Frankly, I feel a bit guilty that I was able to buy this knife for $98 (plus $7 shipping) from Collector Knives. Once I got it in hand and spent some time examining it, I realized that it would still have been a solid value at a price of at least $50 more. Everything about the knife is that good. Moreover, the Whitetail is true, in materials and design, to the hunting knives I recall from my youth.

I came of age as a deer hunter in the late 1950s, my early teen years. That was the time when I became aware of the subtleties of hunting knife design and materials, for it was also a time when hunting knives were going through a transition. Most hunters I knew carried fixed blade knives with carbon steel blades, clip points and handles made of leather, bone, or wood.

High chromium "stainless" steel was just emerging on the working knife scene, as was the drop point blade pattern and synthetic handles. Anyone who carried a hunting knife with a stainless steel drop point blade was practically a radical, especially if the knife had a "plastic" handle. With that background, I will break down the Whitetail feature by feature, starting with the blade.

The 1095 carbon steel, tempered to Rc 58-59, will at best get a bored yawn from modern day fans of the various super steels. I have nothing against the new, highly refined steels; I own several knives with S30V, S35VN, etc. blades and I admire the performance of these modern steels a lot. However, knives that harken back to the styles of over a half century ago would just not be right with blades of the new steels.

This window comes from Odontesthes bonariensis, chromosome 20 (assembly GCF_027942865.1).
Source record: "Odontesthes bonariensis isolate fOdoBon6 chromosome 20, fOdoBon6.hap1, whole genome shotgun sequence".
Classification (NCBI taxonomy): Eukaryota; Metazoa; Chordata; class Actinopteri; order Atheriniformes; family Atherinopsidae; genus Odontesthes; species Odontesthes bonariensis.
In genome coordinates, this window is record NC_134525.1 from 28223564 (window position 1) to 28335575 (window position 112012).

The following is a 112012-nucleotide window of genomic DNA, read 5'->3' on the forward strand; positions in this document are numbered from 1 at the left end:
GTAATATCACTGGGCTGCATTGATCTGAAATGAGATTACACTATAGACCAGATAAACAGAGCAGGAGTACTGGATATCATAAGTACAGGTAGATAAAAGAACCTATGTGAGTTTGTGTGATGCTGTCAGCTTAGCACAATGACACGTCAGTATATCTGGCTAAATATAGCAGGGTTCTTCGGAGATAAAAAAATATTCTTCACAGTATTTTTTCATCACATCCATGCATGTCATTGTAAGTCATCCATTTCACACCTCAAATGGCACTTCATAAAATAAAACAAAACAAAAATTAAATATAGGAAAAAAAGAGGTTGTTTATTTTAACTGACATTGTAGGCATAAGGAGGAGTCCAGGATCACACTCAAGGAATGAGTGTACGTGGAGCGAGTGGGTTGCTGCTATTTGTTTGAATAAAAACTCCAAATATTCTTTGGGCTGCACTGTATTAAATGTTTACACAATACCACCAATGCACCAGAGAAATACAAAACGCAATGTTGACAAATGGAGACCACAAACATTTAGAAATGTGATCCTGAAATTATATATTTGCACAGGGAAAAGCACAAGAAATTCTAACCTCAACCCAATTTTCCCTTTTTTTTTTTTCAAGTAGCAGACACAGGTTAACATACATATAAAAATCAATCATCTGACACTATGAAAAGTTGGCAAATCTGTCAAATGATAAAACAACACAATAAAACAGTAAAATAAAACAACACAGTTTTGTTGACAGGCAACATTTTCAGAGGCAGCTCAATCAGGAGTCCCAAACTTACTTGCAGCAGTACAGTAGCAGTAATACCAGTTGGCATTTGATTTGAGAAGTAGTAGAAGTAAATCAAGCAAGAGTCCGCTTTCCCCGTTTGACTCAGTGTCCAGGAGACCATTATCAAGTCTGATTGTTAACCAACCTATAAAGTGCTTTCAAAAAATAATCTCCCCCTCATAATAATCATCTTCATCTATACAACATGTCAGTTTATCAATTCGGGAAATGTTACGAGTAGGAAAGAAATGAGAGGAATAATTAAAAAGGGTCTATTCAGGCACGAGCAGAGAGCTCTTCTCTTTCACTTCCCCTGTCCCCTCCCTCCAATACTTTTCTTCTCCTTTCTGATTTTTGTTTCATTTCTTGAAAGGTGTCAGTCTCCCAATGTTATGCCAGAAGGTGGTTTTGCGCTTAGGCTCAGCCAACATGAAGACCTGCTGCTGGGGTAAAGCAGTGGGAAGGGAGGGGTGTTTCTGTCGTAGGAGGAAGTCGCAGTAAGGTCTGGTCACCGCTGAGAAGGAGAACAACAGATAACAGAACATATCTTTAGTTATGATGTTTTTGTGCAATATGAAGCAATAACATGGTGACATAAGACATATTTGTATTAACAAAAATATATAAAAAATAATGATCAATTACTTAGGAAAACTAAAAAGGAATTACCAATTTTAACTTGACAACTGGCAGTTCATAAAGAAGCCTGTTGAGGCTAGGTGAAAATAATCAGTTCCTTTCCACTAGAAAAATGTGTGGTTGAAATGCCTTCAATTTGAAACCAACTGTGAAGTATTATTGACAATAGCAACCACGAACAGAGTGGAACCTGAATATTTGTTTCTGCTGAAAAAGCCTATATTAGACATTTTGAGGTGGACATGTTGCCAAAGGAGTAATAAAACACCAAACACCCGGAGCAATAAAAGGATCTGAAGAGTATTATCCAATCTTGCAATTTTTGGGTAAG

For a throwback knife, 1095, the queen of plain carbon steels, is exactly the right choice. Yes, 1095 is not nearly as corrosion resistant as the super steels, nor will it hold an edge as long under sustained use. That said, 1095 is still a very serviceable blade material, as long as the user understands its merits and limitations.

The blade has 3-1/16 inches of sharpened edge in front of a 5/16 inch ricasso. The spine has a long, straight and gently sloped clip, which is lightly swaged on both sides. The cutting edge is straight for the first inch forward of the grind plunge, then it has a smooth, increasing curve to the tip. The blade is 0.115 inch thick at the spine.

Coupling this geometry with a maximum blade width of 11/16 inch produces a blade that is on the slender side for a hunting knife. This and the blade length means it would not be an optimum choice for field dressing a large animal, such as an elk, but it can certainly do good work on deer, small game and most freshwater fish. It would not be my preferred choice for a skinning knife, though, as the blade does not have enough belly and curvature toward the tip to make it an efficient skinner.